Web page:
The States Review Committee - which is reviewing "all that guff" as you put it - may re-open the debate about our electoral system, but only as a second stage of its review, once in-principle decisions have been taken about the future structure of the machinery of government. The structure needs to be determined first; the electoral system can be built around that.

Matt Fallaize


I agree with you about the structure and role of the civil service. That will have to be included in the States Review Committee's reports. It was virtually excluded from consideration during the last review of government (circa 2000-2) and it always seemed to me that was a big mistake.


Well,you read it here first folks!

Island wide voting ... the one subject that was raised and treated with fake enthusiasm at every hustings in 2012 is now well and truly off the radar and tucked away behind the back burner

Neil Forman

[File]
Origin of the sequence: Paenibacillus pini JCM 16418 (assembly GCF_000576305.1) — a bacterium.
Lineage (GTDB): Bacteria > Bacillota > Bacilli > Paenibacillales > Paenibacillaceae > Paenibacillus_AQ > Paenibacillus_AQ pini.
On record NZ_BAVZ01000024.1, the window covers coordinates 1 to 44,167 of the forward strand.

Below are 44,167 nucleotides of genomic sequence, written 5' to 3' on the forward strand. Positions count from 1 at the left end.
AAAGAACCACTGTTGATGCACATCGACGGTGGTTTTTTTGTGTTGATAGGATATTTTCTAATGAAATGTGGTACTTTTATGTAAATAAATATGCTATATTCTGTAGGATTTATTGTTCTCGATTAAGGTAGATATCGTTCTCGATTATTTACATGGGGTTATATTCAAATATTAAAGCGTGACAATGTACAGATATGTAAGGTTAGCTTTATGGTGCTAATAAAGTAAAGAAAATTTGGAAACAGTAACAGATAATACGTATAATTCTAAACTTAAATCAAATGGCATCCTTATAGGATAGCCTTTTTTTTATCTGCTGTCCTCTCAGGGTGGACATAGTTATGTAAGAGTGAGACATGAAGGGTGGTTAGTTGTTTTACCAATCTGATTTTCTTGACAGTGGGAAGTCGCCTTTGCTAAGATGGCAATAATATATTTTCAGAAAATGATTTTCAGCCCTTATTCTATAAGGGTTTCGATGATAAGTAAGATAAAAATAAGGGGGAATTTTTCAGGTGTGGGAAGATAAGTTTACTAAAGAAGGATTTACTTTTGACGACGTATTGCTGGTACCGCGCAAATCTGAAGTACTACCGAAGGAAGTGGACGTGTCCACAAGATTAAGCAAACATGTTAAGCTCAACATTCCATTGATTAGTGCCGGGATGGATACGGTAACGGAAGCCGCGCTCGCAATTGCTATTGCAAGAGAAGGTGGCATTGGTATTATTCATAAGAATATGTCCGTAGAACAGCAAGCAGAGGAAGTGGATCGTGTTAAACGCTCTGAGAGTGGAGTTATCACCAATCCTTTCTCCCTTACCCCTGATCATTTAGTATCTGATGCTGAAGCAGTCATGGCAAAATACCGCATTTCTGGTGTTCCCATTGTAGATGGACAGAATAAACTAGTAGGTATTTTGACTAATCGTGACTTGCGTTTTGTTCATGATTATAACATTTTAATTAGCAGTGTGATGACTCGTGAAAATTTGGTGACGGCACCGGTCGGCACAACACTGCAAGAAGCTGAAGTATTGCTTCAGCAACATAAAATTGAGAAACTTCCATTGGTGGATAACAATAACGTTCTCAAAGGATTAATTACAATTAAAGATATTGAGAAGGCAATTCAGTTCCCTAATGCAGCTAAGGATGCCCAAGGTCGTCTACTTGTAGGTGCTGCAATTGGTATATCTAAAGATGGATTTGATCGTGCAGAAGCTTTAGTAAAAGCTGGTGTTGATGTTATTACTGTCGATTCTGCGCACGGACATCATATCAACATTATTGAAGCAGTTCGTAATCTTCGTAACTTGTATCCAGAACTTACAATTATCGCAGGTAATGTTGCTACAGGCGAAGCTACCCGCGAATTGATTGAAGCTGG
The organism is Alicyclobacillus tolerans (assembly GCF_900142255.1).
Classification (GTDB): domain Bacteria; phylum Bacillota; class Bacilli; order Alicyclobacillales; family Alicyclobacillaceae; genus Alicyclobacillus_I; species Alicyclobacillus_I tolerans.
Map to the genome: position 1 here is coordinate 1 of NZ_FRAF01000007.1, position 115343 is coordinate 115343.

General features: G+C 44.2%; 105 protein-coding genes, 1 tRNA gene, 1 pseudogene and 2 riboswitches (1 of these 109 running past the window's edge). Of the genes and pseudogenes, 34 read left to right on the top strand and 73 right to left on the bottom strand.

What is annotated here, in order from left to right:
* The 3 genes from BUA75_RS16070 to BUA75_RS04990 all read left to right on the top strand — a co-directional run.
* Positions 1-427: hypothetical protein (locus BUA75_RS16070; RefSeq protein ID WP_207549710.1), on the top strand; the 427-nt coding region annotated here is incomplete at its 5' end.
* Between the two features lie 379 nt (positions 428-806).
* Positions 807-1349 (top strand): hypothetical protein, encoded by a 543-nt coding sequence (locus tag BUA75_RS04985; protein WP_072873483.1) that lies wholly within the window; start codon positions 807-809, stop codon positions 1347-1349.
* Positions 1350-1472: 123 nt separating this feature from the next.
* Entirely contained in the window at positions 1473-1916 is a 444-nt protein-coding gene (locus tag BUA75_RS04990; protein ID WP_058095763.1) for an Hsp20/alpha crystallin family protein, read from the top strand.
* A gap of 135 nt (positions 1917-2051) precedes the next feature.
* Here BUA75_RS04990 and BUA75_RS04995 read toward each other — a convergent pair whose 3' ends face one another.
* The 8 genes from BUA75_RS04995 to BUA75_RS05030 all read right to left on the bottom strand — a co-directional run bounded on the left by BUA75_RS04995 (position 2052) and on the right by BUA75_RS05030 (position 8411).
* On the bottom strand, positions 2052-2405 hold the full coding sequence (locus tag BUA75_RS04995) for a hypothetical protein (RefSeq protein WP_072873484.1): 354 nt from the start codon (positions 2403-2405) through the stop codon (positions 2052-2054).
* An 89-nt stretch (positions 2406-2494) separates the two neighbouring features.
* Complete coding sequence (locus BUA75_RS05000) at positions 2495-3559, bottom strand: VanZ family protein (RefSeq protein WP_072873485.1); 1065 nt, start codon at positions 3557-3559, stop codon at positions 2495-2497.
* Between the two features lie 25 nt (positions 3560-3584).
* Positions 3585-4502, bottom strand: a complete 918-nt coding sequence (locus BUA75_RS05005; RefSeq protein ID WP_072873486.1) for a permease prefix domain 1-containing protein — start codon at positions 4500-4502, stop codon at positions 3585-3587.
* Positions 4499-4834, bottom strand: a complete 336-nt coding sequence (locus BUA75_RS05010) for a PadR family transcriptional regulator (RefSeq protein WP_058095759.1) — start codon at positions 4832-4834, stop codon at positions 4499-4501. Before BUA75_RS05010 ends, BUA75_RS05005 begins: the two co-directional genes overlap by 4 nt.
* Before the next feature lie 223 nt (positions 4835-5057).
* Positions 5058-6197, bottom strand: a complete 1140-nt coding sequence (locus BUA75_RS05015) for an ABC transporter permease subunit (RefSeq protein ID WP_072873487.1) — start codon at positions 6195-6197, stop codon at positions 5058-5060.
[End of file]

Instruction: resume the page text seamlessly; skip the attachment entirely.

Matt Fallaize

With regards to your comment on Island Wide Voting, with all due respect the voters were virtually assured that this would be in place for 2016.

Matt Fallaize


If any candidate(s) at the 2012 election was offering voters such an 'assurance', as you put it, they were exaggerating their powers. You and I and all the other candidates stood as independents and not one of us could sensibly guarantee that, if elected, this or that would happen. Changing significant policies in the States depends upon a member persuading at least 23 colleagues of the merits of his or her case.

However, contrary to Ray's post, IWV is not necessarily 'off the radar'. Any one of the 47 members of the States could bring that issue before the Assembly again and if at least 24 elected members want reform then there will be reform. And, as I said earlier, it's possible that the committee set up to review our system of government will suggest ways of effecting electoral reform, too, in the second stage of their review in 2014.